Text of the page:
Senate Majority Leader Harry ReidHarry Mason ReidFive takeaways from testy Heller-Rosen debate in Nevada Major overhauls needed to ensure a violent revolution remains fictional Senate heads home to campaign after deal on Trump nominees MORE (D-Nev.) said last week was "totally wasted" as the Senate struggled to move ahead with the bill. The Senate is expected to continue work on this bill throughout the week.

At 5:30 p.m., the Senate will vote on two judicial nominees. They are Patricia Campbell-Smith and Elaine Kaplan, who have both been nominated as Federal Claims Court judges.

The House meets for a pro forma session at 2 p.m., and no votes are expected.


The House meets at noon, and then later in the afternoon for work on six suspension bills. Those bills are:

H.R. 1410, the Keep the Promise Act. This bill prevents approval of any new casinos in the Phoenix metropolitan area, in order to enforce a compact on casino expansion with indian tribes.

H.R. 1003, requiring the Commodity Futures Trading Commission to assess the costs and benefits of its regulations before issuing them.

H.R. 2449, authorizing the President to extend an agreement between the U.S. and South Korea on civil uses of nuclear energy.

H.R. 301, establishing a special envoy to promote religious freedom of religious minorities in the Near East and South Central Asia.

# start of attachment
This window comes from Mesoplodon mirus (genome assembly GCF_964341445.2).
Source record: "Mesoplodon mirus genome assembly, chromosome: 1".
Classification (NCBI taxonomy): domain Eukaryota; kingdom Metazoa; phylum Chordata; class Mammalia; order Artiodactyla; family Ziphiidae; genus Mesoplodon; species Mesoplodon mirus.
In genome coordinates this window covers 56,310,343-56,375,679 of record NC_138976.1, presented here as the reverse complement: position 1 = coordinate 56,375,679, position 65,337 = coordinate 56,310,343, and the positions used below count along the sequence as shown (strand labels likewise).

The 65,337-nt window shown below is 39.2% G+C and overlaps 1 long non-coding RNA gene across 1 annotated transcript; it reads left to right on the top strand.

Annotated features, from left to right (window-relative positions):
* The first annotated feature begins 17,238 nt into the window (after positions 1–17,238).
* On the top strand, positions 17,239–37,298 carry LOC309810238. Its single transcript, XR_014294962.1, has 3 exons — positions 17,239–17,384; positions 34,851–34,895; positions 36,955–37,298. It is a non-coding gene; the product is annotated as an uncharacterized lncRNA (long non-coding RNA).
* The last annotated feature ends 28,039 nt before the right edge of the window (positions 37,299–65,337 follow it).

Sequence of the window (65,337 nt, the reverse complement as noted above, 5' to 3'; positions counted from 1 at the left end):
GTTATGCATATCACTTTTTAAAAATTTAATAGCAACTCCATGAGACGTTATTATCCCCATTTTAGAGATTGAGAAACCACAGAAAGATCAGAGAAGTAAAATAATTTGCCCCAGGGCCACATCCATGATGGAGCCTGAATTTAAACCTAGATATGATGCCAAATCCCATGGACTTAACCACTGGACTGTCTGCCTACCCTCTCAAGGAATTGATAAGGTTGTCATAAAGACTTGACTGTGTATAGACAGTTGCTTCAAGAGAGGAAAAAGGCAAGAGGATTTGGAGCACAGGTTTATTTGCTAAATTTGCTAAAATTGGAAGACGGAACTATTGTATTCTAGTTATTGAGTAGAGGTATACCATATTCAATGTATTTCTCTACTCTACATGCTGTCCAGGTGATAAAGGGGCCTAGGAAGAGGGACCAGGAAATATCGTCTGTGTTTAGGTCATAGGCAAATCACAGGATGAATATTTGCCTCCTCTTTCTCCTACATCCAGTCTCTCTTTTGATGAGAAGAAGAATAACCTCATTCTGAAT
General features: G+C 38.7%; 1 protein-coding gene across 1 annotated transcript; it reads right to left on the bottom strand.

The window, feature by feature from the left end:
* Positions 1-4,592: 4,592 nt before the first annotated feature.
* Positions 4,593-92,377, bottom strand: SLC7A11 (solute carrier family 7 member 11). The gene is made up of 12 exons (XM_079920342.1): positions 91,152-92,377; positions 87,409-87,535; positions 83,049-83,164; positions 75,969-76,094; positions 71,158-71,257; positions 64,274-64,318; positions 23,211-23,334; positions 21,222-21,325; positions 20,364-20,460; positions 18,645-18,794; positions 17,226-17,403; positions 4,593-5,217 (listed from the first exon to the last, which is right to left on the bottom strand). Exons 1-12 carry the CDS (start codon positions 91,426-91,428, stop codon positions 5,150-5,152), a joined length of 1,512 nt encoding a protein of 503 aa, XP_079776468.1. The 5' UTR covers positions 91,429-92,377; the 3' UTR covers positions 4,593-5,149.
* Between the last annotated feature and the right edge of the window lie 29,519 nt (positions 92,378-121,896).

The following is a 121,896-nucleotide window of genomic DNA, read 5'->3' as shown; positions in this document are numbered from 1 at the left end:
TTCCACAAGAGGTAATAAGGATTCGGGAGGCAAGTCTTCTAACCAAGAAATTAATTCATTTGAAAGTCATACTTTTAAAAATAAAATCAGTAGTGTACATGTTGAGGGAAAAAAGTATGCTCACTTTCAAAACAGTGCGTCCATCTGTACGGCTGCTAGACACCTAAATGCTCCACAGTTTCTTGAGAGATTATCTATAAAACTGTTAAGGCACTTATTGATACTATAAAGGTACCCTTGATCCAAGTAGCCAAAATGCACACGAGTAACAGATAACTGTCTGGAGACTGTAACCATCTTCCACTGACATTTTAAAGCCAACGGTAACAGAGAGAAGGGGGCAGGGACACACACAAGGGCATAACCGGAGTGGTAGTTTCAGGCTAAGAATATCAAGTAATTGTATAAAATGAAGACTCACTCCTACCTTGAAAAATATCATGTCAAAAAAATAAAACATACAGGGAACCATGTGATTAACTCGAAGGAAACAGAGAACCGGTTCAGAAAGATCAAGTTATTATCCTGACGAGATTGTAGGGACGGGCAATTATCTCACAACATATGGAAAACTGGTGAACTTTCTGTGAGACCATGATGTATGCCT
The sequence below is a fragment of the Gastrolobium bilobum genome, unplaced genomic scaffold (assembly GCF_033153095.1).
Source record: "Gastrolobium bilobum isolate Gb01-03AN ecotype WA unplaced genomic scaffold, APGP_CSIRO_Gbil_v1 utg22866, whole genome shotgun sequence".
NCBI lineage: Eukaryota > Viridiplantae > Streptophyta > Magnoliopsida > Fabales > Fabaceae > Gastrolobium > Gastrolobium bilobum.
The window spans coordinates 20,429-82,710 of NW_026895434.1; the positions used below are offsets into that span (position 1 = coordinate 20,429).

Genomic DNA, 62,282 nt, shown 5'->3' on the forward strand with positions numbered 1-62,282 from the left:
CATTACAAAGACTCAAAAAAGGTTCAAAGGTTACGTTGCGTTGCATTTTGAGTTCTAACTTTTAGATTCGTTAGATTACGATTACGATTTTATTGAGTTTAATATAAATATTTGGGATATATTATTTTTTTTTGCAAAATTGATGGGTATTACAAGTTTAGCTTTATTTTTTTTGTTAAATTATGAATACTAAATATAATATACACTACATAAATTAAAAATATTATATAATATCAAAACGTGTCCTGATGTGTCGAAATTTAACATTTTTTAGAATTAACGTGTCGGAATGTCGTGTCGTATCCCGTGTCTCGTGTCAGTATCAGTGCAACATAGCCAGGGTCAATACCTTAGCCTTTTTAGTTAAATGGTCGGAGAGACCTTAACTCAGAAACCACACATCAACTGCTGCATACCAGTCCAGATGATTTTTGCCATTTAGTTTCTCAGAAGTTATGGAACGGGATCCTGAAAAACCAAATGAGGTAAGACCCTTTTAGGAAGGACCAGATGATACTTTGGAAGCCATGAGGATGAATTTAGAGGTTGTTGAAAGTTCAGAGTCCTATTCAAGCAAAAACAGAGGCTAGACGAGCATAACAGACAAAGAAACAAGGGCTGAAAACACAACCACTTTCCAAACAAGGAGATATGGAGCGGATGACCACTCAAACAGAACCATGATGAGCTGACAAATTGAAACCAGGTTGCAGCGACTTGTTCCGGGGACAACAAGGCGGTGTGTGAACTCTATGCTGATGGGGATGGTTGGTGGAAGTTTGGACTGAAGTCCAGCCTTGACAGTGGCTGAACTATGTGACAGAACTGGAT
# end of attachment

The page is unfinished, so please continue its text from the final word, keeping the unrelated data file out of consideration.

S. 793, the Organization of American States Revitalization and Reform Act.

H.R. 3092, the Missing Children's Assistance Reauthorization Act, to fund the National Center for Missing and Exploited Children.

The Senate is in for the rest of the week, mostly likely working on its energy bill.


House GOP leaders indicated that they would try to complete work on a short-term continuing resolution on 2014 spending. But as of Friday, there was no bill text, and Republicans have already indicated Congress may need to be in the week of September 23rd to work on this issue.

Otherwise, the House will use these days to take up legislation that would reauthorize federal nutrition programs — language that had been in the farm bill for decades, but which Republicans split off this year after they had trouble finding GOP support for a combined bill.

As of Friday, the GOP had not formally introduced this legislation either.

Members will consider three other bills (which have been introduced) during middle to end of the week:

H.R. 1526, the Restoring Healthy Forests for Healthy Communities Act. This bill is aimed at reestablishing forest management practices, including by requiring an increased timber harvest and giving state and local governments more say over forest management.

H.R. 761, the National Strategic and Critical Minerals Production Act. This bill would streamline the permitting process for the development of critical minerals, including rare earth elements that are prized for their various industrial uses.

H.R. 687, the Southeast Arizona Land Exchange and Conservation Act. This bill authorizes a land exchange to help facilitate the opening of a copper mine.


The House starts work at 9 a.m. to finish any unfinished work from the week.

The Senate is not expected to be in.